All of the options that President Obama is reportedly considering for troop increases in Afghanistan require tens of thousands of soldiers. The top commander there, General Stanley McChrystal, has requested at least 40,000, the high end of the options under consideration. But an in-depth investigation by Spencer Ackerman reveals that the American military may simply lack enough troops for that to be a viable option. This raises a major concern: what happens if we deplete the number of standing troops? With ongoing tensions with Iran and North Korea, a shortage of available brigades could risk emboldening America's antagonists. Should this change our thinking on Afghan troop levels?

  • Why We Don't Have The Troops  Spencer Ackerman explains. "If President Obama orders an additional 30,000 to 40,000 troops to Afghanistan, he will be deploying practically every available U.S. Army brigade to war, leaving few units in reserve in case of an unforeseen emergency and further stressing a force that has seen repeated combat deployments since 2002." Ackerman finds "about 50,600 active-duty soldiers, serving in 14 combat brigades, and as many as 24,000 National Guard soldiers available for deployment." Of those, 19,000 are from "heavy brigades" supporting equipment such as tanks, which are not currently deployed to Afghanistan owing to the lack of paved roads. Moreover, any escalation is likely to last much longer than a single tour of duty, but troop brigades are required to return home for several months between each tour. If all available brigades were sent, two would be embarking on their fifth tour of duty.
  • 'Game-Changing'  Rachel Maddow insists that the report should get as much attention as possible. She calls it, "One giant, game-changing, brand new fact, reported by Spencer Ackerman today, that should change the whole way the country talks about and thinks about this war," she says. "This is so important. I mean, we talked about so many elements of the war effort. Talking about the actual constraints of what we are capable of doing. It is almost verboten in American politics, but it sounds like a hard sale and it needs to be considered here."
  • Pull Them From Iraq? Spencer Ackerman cites analyst and Reagan-era official Lawrence Korb, who "said a more realistic troop increase for Afghanistan would be 10,000 soldiers until the drawdown of troops from Iraq 'begins in earnest.' There are currently 120,000 U.S. troops remaining in Iraq, almost twice the total in Afghanistan, though Gen. Raymond Odierno, the commander of U.S. troops in Iraq, told Congress in September that he plans to reduce that total to around 50,000 by August 30, 2010. Alternatively, Korb said, Obama could speed up the pace of redeployment out of Iraq in order to relieve the stress on the force."
  • NATO Could Supply  In a follow-up, Ackerman notes that NATO Secretary General Anders Fogh Rasmussen has signaled that NATO could increase its already significant presence in Afghanistan. "Anders Fogh Rasmussen says enigmatically that he thinks the NATO allies will pony up. And maybe they will, but it will break precedent, and the question of what they’d do remains, as does the related question of national caveats inhibiting the actions of troops from select NATO nations."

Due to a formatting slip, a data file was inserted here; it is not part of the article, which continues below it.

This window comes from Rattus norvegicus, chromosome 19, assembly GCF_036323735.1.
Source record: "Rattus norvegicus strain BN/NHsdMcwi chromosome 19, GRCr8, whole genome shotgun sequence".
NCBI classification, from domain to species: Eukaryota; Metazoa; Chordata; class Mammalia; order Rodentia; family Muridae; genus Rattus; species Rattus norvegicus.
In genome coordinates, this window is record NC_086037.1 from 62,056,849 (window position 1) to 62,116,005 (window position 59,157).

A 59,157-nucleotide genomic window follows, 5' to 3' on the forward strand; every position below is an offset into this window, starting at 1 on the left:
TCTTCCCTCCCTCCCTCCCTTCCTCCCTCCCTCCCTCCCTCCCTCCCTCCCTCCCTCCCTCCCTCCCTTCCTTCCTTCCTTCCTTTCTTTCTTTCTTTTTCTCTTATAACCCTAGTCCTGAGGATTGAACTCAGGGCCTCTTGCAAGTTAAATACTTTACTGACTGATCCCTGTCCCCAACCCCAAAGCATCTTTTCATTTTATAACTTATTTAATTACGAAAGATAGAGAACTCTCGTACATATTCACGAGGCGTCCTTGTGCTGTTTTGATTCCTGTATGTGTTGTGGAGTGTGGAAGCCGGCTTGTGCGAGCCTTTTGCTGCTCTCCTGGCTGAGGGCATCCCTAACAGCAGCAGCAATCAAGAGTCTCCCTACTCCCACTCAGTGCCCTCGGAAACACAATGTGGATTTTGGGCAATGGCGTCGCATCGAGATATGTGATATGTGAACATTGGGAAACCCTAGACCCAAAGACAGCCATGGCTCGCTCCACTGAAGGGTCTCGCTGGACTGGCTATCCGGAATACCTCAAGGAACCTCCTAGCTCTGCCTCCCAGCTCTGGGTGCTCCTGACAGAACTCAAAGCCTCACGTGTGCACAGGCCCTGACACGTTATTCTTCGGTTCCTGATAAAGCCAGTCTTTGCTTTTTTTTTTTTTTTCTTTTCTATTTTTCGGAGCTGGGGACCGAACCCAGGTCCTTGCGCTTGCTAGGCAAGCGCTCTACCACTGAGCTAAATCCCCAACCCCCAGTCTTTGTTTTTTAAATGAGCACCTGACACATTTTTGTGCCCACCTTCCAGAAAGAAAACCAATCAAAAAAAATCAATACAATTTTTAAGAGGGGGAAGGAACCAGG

• Politically Disastrous  Michael Cohen worries that such a large increase would cripple Obama's administration. "[P]residential administrations have a hard time walking and chewing gum at the same time. In other words, 100,000 troops in Afghanistan will suck up so much oxygen that it will almost certainly short-change other important efforts, and what's more, will subvert other goals. Instead of rebuilding AID, you will probably see more of its resources devoted to nation building in Afghanistan instead of long-term development in non-kinetic environments. Shifting the civil/military balance back to the civilian capacity side - good luck with that.  Getting more money out of Congress, which is already allocating $65 billion a year for the war in Afghanistan and facing mushrooming budget deficits for those civilian agencies. Not going to happen. Focusing the attention of policymakers on these key issues: even less likely."
  • Is It Too Late?  The American Prospect's Tim Fernholz suggests this is further evidence our window may be closing. "When McChrystal made his original requests at the end of the summer, his strategic review described a 12-month window for changing the dynamic of the war, a window that is rapidly shrinking -- even if the first deployments began in January, it's not clear that overall levels could rise until the spring, nearly eight months after his deadline, and I'm curious what effect that would have on the conflict."
  • No 'Practical Urgency'  Matthew Yglesias thinks any increase would be gradual. "I think this underscores the fact that even though it’s annoying, from the point of view of a political observer in Washington, to see the internal administration Afghanistan debate drag on like this there’s no particular practical urgency to making a decision. The U.S. presence in Afghanistan has been scaled-up substantially in the two years, and further increases would need to be implemented over time."